‘Celebrando’ Black History Month with Señor Barcenas


Alexis Alexander

Omar Barcenas, Spanish teacher, gives a lesson on important Afro-Latino figures in honor of Black History Month. Barcenas created a unit to celebrate and raise awareness to the achievements of Afro-Latinos in the arts.

Feb. 1 marks the beginning of Black History Month, and the start of a new Afro-Latino unit for Omar Barcenas’ Spanish 2 and 3 classes.

Barcenas, BOHS Spanish teacher, began to emphasize Afro-Latino culture in recent years because he noticed that many of his students haven’t been exposed to Afro-Latino culture. The main objective of this unit is centered around “teach[ing] students about the diversity of the Latino culture,” said Barcenas. “I want to emphasize the importance of our Afro-Latino ancestors that gave the rhythm and flavor in the arts.”

Afro-Latinos are people of both Latin American and African ancestry who currently make up 25% of the Hispanic population in the US. They are usually based in coastal areas of Latin America such as the Dominican Republic, Puerto Rico, Panama, Colombia, and Honduras.

Esther Chung, former Spanish 3 student, acknowledges that “there was so much I didn’t know since I wasn’t taught about Hispanic culture.” She fostered a strong relationship with the culture after understanding what it meant to be Afro-Latino. Now, Chung has “recognized different songs, foods, and people. This Spanish class [unit] really expanded my perspective and it’s exciting to finally understand the different traditions and holidays,” Chung said.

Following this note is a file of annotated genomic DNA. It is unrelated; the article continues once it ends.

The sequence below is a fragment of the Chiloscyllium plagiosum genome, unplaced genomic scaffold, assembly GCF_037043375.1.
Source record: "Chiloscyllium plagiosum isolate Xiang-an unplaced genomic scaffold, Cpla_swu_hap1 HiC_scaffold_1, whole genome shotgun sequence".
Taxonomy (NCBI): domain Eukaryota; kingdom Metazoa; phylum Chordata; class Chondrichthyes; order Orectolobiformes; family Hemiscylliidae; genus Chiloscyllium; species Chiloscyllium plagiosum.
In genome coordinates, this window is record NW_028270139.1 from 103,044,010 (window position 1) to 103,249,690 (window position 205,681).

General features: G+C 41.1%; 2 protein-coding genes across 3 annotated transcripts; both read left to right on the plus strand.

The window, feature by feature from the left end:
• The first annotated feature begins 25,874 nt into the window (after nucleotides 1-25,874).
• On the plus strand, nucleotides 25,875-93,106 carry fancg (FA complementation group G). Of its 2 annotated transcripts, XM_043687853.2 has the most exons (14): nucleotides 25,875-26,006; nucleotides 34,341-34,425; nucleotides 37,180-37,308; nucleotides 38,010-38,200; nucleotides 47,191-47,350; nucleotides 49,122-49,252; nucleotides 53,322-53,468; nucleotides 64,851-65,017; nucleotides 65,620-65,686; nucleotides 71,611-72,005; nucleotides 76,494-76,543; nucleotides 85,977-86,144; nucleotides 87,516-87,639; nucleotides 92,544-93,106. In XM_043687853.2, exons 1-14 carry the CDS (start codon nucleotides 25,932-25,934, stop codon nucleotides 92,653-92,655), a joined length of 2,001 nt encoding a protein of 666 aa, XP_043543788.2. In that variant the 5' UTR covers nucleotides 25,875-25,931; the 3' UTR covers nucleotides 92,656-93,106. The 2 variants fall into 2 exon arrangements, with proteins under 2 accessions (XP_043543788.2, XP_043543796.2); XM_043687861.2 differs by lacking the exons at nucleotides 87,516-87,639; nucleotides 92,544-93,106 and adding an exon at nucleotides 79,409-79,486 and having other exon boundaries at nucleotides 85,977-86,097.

Barcenas finds it easiest to convey the impact that Afro-Latinos had in the creation of different genres of music by “incorporat[ing] music in my classrooms. Spanish music would not be the same without the influence of Afro-Latinos,” Barcenas said.

During the unit, Barcenas will introduce students to Afro-Latino music. Celia Cruz, Aventura, Esperanza Spalding, and Ozuna are just a few of the many Afro-Latino artists who’ve greatly influenced Hispanic culture and will be featured in class.

Barcenas also plans to showcase to his students a video explaining the hardships and beauties of being Afro-Latino. Afterwards, students will be asked to make a project based on important Afro-Latinos and their accomplishments.

Barcenas highlights the successes of significant Afro-Latino figures: from Guardians of the Galaxy actor, Zoe Saldana, to Alexandria Ocasio-Cortez, the popular U.S. representative of Puerto Rican descent, to the Los Angeles Lakers’ Carmelo Anthony. Through his lessons, students are reminded that Afro-Latinos have greatly impacted the world we live in today.

Vice President of Latinx Club, and current AP Spanish scholar, Samantha Hernandez, junior, vividly remembers her project on an Afro-Latino musician last year as it helped her better understand the music she loved reggaeton (a fusion of Jamaican and Latin music originating from Puerto Rico) and bachata (a genre of music and dance from the Dominican Republic)–and the people in her life.

Hernandez studied Myke Towers, a Puerto Rican musician who spoke out against discrimination against Afro-Latinos. “It’s so important for me to know about the artist’s inspirations because there are African roots within every Latin American country and it’s important to recognize and celebrate these roots,” Hernandez said.

Barcenas’ Spanish 2 and 3 students this year can look forward to enhancing their Spanish vocabulary and understanding of Hispanic culture while celebrating Black History Month.